The only player who could give Marcus Smart a run for his money as “best point guard in the draft” is Ennis. He’s not very tall, but sees the floor well and does a good job distributing the ball. The second-team All-ACC selection averaged 2.4 steals a game, and was one of the best pure ballhandlers in college basketball. Physically, though, Ennis isn’t all that impressive. He doesn’t have a great first step, and doesn’t finish in the lane very well. His outside shot has potential, but at this point he’s going to be much more of a playmaker than a scorer. The scoring ability could develop, though, and teams that miss out on Smart might see him as a strong second choice.
Ben Bolch: Could this mean Suns won’t pay whatever Eric Bledsoe wants to return?
No. 19 -- Chicago Bulls -- Gary Harris, 6-2 1/2, 204, Michigan State, shooting guard
In one of the best conferences in the country, Harris was one of the best defensive guards. Offensively, he has a great, fundamental shooting stroke that helped him shoot 51% from the field and 35% from three-point range. But he measured small at the draft combine, and is probably too short to be a starting shooting guard in the NBA. He played both point and shooting guard at Michigan State, but his ball handling is going to need some work for him to take him from a good backup combo guard to a bona fide starter.
Traded to Denver Nuggets for Doug McDermott.
Ben Bolch: Insurance for Denver in case Danilo Gallinari’s recovery goes slower than expected.
No. 20 -- Toronto Raptors -- Bruno Caboclo, 6-8, 205, Brazil, small forward/power forward
He was a McDonalds All-American but he’s only 18 years old and was lightly scouted before the draft. It’s a dice roll by Toronto for the long term.
Ben Bolch: Did Raptors get a little too caught up in World Cup fever by taking Brazilian?
No. 21 -- Oklahoma City Thunder -- Mitch McGary, 6-10, 263, Michigan, center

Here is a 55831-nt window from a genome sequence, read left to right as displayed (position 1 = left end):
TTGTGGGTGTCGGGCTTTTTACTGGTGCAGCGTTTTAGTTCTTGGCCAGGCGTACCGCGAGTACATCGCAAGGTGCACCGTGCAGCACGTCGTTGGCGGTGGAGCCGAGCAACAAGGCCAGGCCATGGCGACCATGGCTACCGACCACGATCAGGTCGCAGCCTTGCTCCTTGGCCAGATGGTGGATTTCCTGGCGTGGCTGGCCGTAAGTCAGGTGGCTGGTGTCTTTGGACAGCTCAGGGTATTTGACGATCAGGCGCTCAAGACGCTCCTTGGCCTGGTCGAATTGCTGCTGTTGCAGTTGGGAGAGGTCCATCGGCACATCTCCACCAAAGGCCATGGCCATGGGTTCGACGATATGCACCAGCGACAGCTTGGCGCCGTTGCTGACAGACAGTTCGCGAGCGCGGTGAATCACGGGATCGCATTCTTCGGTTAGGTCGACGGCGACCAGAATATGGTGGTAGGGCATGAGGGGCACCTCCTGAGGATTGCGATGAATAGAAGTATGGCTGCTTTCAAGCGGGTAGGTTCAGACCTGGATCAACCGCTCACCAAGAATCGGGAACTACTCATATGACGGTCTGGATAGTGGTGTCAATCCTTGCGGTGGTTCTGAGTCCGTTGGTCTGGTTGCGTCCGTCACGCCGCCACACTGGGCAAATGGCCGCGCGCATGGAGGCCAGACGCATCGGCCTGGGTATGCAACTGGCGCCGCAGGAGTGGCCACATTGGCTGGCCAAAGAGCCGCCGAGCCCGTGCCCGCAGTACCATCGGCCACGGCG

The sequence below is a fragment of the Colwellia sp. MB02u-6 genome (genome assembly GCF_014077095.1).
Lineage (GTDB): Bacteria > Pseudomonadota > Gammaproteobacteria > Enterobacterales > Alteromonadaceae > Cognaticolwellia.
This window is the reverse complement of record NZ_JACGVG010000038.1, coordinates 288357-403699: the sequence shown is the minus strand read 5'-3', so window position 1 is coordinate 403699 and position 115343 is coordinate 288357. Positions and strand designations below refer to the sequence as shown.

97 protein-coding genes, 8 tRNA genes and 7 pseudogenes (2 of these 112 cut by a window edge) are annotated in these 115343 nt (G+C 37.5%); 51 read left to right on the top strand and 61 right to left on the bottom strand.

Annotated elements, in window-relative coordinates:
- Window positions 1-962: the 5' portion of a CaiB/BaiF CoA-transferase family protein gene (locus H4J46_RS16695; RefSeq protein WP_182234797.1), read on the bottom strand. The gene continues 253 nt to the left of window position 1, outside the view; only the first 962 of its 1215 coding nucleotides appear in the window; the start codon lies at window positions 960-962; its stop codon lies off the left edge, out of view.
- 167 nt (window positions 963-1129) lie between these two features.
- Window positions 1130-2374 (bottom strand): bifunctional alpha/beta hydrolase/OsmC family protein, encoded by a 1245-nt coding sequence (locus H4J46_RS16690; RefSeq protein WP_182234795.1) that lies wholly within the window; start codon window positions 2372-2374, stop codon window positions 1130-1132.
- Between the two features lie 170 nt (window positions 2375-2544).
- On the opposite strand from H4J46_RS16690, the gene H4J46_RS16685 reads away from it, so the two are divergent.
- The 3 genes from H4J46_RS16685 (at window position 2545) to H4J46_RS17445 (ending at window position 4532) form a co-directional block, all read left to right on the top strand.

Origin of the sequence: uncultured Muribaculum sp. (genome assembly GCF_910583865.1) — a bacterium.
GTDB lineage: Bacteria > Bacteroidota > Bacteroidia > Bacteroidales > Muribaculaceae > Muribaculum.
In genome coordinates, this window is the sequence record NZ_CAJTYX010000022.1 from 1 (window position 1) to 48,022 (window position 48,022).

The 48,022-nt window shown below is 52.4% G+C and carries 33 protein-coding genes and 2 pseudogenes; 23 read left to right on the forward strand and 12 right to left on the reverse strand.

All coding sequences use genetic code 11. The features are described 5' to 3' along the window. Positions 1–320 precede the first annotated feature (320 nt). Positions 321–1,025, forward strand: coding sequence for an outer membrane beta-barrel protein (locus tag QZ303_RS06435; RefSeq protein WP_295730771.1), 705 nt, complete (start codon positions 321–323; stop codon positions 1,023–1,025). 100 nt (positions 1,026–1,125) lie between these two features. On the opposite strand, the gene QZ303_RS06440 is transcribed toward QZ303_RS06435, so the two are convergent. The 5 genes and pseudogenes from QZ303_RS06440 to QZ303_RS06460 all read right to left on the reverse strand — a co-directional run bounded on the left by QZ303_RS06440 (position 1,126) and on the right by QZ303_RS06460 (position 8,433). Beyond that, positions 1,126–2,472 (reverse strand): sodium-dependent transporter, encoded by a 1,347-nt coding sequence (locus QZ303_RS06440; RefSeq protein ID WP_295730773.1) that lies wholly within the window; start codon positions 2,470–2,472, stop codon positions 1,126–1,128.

After an NCAA tournament run that saw him make the Final Four All-Tournament team as a freshman, McGary might have been a top-five pick if he had entered last year’s draft. Instead, he stuck around for his sophomore year. It seemed like a good decision in September, when he was named a preseason All-American, but not in April, after he missed all but eight of Michigan’s games with a lower back injury. He had surgery in December, and didn’t participate in any pre-draft workouts due to rehab. This would be a red flag for any player, but is even more so for a 6-10 center who relies more on his athleticism than his fundamentals. There’s also red flag: After admitting to smoking marijuana once, and being caught for it in an NCAA drug test, McGary was facing a potential one-year suspension if he stayed in school. So, he left for the draft.
Ben Bolch: Another potential replacement for Kendrick Perkins.
No. 22 -- Memphis Grizzlies -- Jordan Adams, 6-3 1/2, 208, UCLA, shooting guard
Adams was carrying around an extra 10 to 20 pounds at UCLA, as he was down to around 210 pounds at the draft combine in May. He’s not the most athletic player in the world, but he scored 17 points a game and shot 36% from beyond the three-point line. He is going to have trouble creating separation at the next level, but he has instincts that are hard to teach. Look for him to initially be an offensive spark off the bench as he continues to develop.
Ben Bolch: Sharpshooter could provide scoring bursts for team that really needs them.
No. 23 -- Utah Jazz -- Rodney Hood, 6-7 1/4, 208, Duke, small forward
One of the better shooters in this draft class, Hood looks to be a prototypical small forward. He’s tall, lanky and has a 36-inch vertical leap. Plus he has a very fluid shooting stroke and shot 42% from three-point range last season. There is space on his frame to easily add muscle, and Hood is the type of offensive player that should be able to put up points very quickly in the NBA. Defensively, he needs some work, but teams won’t be drafting him to be a two-way player right away. He’s here to score, at least in the early stages of his career.
Ben Bolch: Proof that teams can never have too much shooting.
No. 24 -- Charlotte Hornets -- Shabazz Napier, 5-11, 175, Connecticut, point guard
The star of the NCAA tournament isn’t going to be the star of the NBA any time soon. Napier is short and slim, and his shortcomings as a distributor have been well documented. He’s also 22 and doesn’t blow anybody away with his athleticism. Still, Napier is a solid point guard who averaged 18 points and five assists in a sport where point guards are always needed, and has significantly more experience than almost any other first-round picks.